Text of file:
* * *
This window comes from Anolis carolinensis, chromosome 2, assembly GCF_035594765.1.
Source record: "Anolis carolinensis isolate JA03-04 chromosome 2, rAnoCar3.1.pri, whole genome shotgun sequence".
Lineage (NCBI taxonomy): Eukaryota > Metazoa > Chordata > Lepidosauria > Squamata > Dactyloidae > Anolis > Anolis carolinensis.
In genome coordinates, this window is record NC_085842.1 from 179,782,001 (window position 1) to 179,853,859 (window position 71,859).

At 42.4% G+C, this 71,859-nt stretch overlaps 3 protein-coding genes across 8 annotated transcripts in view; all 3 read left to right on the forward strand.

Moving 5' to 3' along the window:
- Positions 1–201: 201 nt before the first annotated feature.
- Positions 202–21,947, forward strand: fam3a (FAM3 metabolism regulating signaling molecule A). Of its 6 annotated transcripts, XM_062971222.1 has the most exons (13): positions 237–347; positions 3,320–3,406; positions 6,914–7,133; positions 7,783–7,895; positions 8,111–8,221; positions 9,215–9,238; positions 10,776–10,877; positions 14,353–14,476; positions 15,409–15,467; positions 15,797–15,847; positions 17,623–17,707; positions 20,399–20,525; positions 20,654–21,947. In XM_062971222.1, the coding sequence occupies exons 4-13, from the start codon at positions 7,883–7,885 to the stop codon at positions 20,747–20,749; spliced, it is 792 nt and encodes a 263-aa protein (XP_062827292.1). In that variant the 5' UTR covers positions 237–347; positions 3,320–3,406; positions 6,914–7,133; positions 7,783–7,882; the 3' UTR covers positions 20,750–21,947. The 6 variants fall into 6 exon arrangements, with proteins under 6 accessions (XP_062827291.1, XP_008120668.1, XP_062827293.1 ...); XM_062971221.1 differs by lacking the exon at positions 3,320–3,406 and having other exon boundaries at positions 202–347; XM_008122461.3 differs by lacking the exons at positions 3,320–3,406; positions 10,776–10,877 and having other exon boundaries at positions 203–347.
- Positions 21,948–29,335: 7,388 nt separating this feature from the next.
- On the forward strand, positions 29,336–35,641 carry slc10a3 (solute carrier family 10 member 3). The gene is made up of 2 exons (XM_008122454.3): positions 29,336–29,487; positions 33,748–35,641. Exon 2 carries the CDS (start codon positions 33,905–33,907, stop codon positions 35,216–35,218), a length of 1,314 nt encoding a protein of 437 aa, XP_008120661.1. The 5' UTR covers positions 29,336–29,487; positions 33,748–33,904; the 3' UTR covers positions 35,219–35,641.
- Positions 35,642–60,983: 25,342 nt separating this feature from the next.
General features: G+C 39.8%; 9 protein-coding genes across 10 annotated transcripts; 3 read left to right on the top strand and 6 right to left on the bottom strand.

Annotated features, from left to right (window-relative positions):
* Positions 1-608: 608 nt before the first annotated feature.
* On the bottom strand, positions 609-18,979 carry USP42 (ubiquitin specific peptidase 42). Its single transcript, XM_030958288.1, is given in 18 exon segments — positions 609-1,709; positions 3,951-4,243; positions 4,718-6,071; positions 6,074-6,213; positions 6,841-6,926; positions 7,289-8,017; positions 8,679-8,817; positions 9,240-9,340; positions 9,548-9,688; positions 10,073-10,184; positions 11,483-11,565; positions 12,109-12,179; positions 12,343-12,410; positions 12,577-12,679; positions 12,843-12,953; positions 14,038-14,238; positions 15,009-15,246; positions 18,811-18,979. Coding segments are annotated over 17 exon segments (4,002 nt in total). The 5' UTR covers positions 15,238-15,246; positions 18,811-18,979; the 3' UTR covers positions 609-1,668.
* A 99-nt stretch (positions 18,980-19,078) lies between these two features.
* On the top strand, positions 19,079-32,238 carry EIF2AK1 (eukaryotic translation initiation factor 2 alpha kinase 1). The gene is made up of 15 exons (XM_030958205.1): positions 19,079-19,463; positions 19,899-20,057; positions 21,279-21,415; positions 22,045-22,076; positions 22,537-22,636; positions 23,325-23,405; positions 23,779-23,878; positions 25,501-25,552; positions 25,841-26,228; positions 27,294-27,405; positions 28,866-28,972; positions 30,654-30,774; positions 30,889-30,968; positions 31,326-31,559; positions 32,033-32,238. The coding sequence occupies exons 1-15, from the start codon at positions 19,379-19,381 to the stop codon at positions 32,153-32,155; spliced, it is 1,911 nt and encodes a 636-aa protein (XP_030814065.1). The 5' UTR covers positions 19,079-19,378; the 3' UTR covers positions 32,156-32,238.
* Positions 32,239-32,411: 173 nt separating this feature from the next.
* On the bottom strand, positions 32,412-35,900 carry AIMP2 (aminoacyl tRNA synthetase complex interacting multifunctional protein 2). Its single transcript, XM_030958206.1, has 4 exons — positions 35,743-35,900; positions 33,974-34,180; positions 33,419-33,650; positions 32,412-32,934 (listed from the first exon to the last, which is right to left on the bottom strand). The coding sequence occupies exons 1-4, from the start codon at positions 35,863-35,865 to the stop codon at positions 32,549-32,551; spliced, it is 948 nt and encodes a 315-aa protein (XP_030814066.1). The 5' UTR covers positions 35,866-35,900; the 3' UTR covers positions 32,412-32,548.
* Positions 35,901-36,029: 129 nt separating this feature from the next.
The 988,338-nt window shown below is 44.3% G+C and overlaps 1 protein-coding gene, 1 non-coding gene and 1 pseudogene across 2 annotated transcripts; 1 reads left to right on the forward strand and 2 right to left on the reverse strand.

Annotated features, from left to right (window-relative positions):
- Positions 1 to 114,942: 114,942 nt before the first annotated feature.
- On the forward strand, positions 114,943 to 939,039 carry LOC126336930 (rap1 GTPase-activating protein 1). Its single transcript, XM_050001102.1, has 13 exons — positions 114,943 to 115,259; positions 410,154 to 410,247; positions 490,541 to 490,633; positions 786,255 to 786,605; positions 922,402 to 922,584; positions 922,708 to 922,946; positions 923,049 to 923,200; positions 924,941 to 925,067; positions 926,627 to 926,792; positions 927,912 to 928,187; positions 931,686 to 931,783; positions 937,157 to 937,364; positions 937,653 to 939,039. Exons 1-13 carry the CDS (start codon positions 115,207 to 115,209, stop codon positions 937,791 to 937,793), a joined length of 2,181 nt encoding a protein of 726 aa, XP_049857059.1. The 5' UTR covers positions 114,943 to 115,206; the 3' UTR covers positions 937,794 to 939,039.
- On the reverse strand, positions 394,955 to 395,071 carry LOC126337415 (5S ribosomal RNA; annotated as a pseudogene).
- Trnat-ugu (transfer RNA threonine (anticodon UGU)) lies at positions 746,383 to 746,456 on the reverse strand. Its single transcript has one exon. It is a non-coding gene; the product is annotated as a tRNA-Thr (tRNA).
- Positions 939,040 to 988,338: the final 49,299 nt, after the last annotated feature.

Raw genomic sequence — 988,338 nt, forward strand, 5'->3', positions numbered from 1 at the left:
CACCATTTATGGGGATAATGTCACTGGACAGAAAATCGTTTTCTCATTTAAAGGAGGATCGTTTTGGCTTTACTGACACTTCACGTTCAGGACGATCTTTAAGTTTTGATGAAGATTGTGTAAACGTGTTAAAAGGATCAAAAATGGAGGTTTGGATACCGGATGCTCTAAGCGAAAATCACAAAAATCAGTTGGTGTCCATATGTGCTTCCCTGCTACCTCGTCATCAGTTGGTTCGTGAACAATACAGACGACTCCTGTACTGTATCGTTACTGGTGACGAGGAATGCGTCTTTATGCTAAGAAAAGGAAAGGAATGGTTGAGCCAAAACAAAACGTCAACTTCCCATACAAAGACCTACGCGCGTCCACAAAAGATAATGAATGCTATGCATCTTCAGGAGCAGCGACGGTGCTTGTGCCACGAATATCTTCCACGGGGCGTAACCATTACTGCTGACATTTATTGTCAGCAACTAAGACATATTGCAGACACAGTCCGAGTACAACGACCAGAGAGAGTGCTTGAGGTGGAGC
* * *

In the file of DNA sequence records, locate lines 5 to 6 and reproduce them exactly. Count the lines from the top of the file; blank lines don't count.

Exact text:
At 42.4% G+C, this 71,859-nt stretch overlaps 3 protein-coding genes across 8 annotated transcripts in view; all 3 read left to right on the forward strand.

Moving 5' to 3' along the window: